In the State of the Nation Address in June, President Museveni said Uganda was struggling economically partly because corrupt officials make it difficult for investors to establish businesses. He said he knew the culprits and that he would expose and kick them out of office.
"What happened to the IGG? Why don't the victims of corruption report those incidents to the office of the IGG? That was the purpose of that office; to protect the public from corrupt officials; to protect investors against corrupt officials. The IGG should reflect on this. Are her staff credible? Why does the public not trust that institution? We need answers," Museveni said.
He said it is wrong for people to expect money for every little task.
"We could not have liberated this country if we did not have a high degree of altruism. This attitude of altruism must come back," he said and blamed the public for failing to report criminals. He said there is no criminal his government cannot handle.
Museveni the problem
An official in the IG who preferred anonymity told The Independent that the President has on many occasions blocked investigations into corruption. According to the official, that makes Museveni part of the reason anticorruption institutions and laws fail.
"He has told us to back off some cases mid-way investigations, some when we are about to finish. He himself protects some people. How do you expect us to move? Fighting corruption is not speaking and threatening; it's action," the official said.
The official predicted that the 2018 rankings will show Uganda has worsened. He said even when the amended Leadership Code Act comes into force in March, the tribunals needed for it to bite have not been formed.
According to the 2017 amendment, in addition to key civil servants and Members of Parliament declaring their wealth in terms of buildings, companies, land and others, they will this time have to declare their cash at hand from Shs5million and above. But many are expected not to comply. And the IGG is toothless without tribunals, according to a 2010 ruling by court in which former MP Ken Lukyamuzi defeated the IGG. Court ruled that the IGG had thrown him out of parliament wrongly over failure to declare his wealth in 2005 because the IGG is not the tribunal.
"We will ask them to declare the money but some will want to hide. How are we expected to verify that with utmost accuracy? As you know Uganda is a cash economy. Big monies exchange hands without signing any document or going to the bank. We don't use credit cards," the official said.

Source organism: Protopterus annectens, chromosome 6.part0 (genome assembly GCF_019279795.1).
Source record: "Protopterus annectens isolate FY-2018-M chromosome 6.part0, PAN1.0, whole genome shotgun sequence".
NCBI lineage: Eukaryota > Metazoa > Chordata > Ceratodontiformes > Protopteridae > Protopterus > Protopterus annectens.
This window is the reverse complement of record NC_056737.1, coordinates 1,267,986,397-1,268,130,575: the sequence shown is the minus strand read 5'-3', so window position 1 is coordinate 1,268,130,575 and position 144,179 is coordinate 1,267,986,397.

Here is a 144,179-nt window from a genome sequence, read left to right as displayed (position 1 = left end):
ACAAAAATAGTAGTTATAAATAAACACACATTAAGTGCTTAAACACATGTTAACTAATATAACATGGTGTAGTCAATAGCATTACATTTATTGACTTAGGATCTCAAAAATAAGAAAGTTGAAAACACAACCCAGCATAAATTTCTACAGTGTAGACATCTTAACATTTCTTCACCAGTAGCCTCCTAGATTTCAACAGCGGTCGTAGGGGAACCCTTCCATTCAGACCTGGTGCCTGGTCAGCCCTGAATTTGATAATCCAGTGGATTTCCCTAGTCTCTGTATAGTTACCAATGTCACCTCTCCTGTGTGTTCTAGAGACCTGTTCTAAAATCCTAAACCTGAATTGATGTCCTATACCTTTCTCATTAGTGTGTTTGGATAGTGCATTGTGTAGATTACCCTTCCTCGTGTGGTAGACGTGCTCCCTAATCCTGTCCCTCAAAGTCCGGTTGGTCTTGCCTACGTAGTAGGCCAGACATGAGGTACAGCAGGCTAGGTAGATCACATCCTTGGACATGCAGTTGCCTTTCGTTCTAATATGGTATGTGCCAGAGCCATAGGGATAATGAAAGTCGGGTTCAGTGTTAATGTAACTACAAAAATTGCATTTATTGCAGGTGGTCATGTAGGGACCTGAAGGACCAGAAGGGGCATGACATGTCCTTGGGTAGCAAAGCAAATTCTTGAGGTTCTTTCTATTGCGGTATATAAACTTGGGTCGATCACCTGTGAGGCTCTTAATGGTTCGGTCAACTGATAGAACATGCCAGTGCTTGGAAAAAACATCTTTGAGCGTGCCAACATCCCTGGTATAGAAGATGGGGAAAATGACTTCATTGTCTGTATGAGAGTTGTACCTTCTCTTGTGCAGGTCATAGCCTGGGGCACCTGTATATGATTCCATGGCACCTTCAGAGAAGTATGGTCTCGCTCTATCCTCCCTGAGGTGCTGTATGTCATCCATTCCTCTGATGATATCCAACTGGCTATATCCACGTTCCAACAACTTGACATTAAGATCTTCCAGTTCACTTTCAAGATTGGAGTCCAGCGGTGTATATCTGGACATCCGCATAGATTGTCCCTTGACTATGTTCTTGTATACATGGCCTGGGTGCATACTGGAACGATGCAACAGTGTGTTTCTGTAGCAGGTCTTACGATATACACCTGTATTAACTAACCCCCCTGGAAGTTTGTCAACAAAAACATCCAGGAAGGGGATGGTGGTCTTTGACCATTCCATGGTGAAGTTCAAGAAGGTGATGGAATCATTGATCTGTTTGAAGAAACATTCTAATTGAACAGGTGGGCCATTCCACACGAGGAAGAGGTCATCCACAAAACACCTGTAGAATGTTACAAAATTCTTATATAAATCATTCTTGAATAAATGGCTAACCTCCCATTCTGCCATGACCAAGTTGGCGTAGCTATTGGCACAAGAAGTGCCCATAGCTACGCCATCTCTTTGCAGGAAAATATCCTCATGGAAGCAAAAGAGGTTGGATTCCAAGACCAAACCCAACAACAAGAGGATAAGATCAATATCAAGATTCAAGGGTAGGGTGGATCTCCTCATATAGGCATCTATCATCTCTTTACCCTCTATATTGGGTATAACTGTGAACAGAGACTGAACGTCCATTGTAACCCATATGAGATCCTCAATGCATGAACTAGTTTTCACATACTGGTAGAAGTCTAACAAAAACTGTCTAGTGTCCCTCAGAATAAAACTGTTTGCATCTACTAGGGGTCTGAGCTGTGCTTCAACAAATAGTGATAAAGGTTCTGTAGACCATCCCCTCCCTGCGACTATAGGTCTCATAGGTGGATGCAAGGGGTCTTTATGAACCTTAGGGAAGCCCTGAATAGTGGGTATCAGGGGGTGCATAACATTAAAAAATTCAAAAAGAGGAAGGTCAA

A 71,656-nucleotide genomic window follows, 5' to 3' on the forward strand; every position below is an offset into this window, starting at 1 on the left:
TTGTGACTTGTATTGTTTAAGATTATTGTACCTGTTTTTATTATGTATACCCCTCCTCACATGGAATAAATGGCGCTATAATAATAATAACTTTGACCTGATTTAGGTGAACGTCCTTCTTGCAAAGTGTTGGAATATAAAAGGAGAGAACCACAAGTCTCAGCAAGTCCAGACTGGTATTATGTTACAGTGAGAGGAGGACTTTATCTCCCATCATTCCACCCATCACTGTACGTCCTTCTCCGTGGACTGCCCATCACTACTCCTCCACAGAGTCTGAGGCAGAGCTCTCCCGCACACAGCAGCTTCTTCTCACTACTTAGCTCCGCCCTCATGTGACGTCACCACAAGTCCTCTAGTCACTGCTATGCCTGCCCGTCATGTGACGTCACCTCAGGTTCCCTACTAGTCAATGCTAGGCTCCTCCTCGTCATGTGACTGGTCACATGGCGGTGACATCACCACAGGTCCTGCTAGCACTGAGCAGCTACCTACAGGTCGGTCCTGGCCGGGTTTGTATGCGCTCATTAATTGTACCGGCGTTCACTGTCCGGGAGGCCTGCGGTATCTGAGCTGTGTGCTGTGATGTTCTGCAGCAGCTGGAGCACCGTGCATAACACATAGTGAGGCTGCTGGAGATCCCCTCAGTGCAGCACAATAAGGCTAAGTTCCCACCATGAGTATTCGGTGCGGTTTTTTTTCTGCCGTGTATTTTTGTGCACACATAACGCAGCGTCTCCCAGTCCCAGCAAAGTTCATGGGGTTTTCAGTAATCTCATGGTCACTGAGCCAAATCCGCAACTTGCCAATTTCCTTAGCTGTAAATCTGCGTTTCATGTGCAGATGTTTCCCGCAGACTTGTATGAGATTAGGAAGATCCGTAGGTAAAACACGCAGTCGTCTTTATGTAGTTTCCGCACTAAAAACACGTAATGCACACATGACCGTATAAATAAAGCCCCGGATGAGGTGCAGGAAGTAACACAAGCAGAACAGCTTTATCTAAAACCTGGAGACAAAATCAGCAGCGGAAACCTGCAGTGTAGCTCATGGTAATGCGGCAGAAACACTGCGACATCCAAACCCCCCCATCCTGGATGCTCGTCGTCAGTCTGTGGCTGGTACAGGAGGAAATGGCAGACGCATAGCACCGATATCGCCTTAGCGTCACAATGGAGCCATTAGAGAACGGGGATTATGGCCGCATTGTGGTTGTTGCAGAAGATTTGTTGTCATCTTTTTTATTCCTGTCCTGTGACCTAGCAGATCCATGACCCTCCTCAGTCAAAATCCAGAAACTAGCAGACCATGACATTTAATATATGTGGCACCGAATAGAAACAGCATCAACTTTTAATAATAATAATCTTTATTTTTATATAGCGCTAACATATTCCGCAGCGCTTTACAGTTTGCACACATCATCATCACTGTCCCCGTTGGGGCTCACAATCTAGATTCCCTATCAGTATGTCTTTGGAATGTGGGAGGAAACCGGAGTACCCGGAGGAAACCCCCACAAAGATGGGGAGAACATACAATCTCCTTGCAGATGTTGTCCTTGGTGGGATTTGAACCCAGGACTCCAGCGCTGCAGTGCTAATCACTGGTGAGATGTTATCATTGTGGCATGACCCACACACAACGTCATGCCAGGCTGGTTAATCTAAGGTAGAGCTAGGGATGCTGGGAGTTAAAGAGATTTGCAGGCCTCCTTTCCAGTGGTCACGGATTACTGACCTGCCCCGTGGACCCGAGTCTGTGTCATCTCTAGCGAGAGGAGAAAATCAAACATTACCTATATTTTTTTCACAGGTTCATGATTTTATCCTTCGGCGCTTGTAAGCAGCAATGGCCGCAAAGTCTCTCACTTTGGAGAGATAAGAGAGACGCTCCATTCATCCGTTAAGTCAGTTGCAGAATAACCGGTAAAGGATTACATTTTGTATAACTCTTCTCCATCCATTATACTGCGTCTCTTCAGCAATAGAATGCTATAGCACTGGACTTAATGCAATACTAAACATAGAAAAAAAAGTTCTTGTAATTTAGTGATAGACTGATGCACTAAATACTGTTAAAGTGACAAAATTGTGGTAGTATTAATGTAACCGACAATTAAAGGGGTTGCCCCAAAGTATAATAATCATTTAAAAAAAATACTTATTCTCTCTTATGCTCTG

Kagaba of ACCU told The Independent on Nov. 06 that Museveni's pledge to pay legal fees for then jailed Junior Health Minister Mike Mukula who had been found guilty of embezzling GAVI funds to be freed was wrong.
"He also said he knows the corrupt officials who solicit money from investors. Six months later, no names have been exposed yet. All they say is that there is political will but this will should be about people seeing corruption levels going down,"Kagaba said.
Kagaba says Museveni rides on political patronage and "mafias" will thrive since they run to the President for protection. She says Museveni's hands are tied and he cannot afford annoying them.
"We would expect ministers implicated in these commissions and investigations to step aside. That's what happens in countries like Denmark, Finland and Switzerland whose CPIs are good," Kagaba said.
"When they are investigated by the IGG, the president comes in to block. Their (IG) hands are tied too," she said and pointed at countries in the region that are beating corruption.
Kagaba says Museveni comes up with new laws and amendments not to curb corruption but to make it hard for the big wigs to be implicated. She said the amendment of the Leadership Code Act last year weakened it when they exempted spousal properties from being considered when auditing the assets of public officials.
She said the government would be recovering big monies if legally established institutions like the IG, the Office of the Auditor General, PPDA and the Anti-Corruption Court were allowed to conduct their mandates independently and allocated enough resources instead of setting up units with unclear departments that duplicate responsibilities and waste taxpayers' money.
Beyond the big monies
The IGG has been criticized for pursuing small cases instead of going for the big wigs. But an official at the IG told The Independent that it is a deliberate strategy because they might never bring the big wigs to book. Instead, the IGG believes, it is important to make people understand the true cost of corruption so that they can report culprits right from the grassroots. That strategy was behind this year's anti-corruption day theme of 'Winning the fight against corruption; a sustainable path to Uganda's transformation".
The official said that it is a mistake to limit assessment of the cost of corruption on big monies and big names. Take the case of the recent tragedy on Lake Victoria where over 30 lives were lost because someone was allowing an unlicensed boat on the water or when a nurse gives a child half a dose of vaccine so she can use one for two children and sell the other. What are the health outcomes and the life-long impact that may have?